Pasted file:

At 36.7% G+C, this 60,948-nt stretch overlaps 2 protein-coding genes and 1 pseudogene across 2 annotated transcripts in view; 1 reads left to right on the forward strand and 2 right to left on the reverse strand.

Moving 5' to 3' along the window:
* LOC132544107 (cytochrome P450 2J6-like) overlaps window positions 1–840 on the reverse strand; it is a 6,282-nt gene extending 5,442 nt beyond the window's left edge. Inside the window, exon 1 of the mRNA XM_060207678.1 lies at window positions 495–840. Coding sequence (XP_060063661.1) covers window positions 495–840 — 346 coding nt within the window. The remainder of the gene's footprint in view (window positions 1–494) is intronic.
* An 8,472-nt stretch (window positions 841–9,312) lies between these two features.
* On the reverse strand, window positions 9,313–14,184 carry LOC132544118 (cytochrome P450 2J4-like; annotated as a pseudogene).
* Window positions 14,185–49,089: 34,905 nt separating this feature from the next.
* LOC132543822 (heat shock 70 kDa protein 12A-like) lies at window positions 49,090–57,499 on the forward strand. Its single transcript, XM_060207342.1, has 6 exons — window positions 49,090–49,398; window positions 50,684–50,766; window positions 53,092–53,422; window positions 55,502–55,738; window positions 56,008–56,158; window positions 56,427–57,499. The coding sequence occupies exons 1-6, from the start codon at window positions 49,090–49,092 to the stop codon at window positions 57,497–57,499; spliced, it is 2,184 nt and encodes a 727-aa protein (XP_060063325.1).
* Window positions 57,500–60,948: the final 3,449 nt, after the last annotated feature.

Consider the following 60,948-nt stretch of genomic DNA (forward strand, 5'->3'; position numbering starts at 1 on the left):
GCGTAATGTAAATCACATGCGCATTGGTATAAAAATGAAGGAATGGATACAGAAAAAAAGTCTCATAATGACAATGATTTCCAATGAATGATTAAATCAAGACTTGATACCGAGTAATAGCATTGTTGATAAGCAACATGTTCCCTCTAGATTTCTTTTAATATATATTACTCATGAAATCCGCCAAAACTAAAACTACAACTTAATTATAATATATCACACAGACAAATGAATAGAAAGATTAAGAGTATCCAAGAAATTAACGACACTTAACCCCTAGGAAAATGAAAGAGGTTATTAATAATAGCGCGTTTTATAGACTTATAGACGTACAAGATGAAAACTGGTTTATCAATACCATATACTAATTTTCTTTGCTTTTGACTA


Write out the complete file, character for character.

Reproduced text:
At 36.7% G+C, this 60,948-nt stretch overlaps 2 protein-coding genes and 1 pseudogene across 2 annotated transcripts in view; 1 reads left to right on the forward strand and 2 right to left on the reverse strand.

Moving 5' to 3' along the window:
* LOC132544107 (cytochrome P450 2J6-like) overlaps window positions 1–840 on the reverse strand; it is a 6,282-nt gene extending 5,442 nt beyond the window's left edge. Inside the window, exon 1 of the mRNA XM_060207678.1 lies at window positions 495–840. Coding sequence (XP_060063661.1) covers window positions 495–840 — 346 coding nt within the window. The remainder of the gene's footprint in view (window positions 1–494) is intronic.
* An 8,472-nt stretch (window positions 841–9,312) lies between these two features.
* On the reverse strand, window positions 9,313–14,184 carry LOC132544118 (cytochrome P450 2J4-like; annotated as a pseudogene).
* Window positions 14,185–49,089: 34,905 nt separating this feature from the next.
* LOC132543822 (heat shock 70 kDa protein 12A-like) lies at window positions 49,090–57,499 on the forward strand. Its single transcript, XM_060207342.1, has 6 exons — window positions 49,090–49,398; window positions 50,684–50,766; window positions 53,092–53,422; window positions 55,502–55,738; window positions 56,008–56,158; window positions 56,427–57,499. The coding sequence occupies exons 1-6, from the start codon at window positions 49,090–49,092 to the stop codon at window positions 57,497–57,499; spliced, it is 2,184 nt and encodes a 727-aa protein (XP_060063325.1).
* Window positions 57,500–60,948: the final 3,449 nt, after the last annotated feature.

Consider the following 60,948-nt stretch of genomic DNA (forward strand, 5'->3'; position numbering starts at 1 on the left):
GCGTAATGTAAATCACATGCGCATTGGTATAAAAATGAAGGAATGGATACAGAAAAAAAGTCTCATAATGACAATGATTTCCAATGAATGATTAAATCAAGACTTGATACCGAGTAATAGCATTGTTGATAAGCAACATGTTCCCTCTAGATTTCTTTTAATATATATTACTCATGAAATCCGCCAAAACTAAAACTACAACTTAATTATAATATATCACACAGACAAATGAATAGAAAGATTAAGAGTATCCAAGAAATTAACGACACTTAACCCCTAGGAAAATGAAAGAGGTTATTAATAATAGCGCGTTTTATAGACTTATAGACGTACAAGATGAAAACTGGTTTATCAATACCATATACTAATTTTCTTTGCTTTTGACTA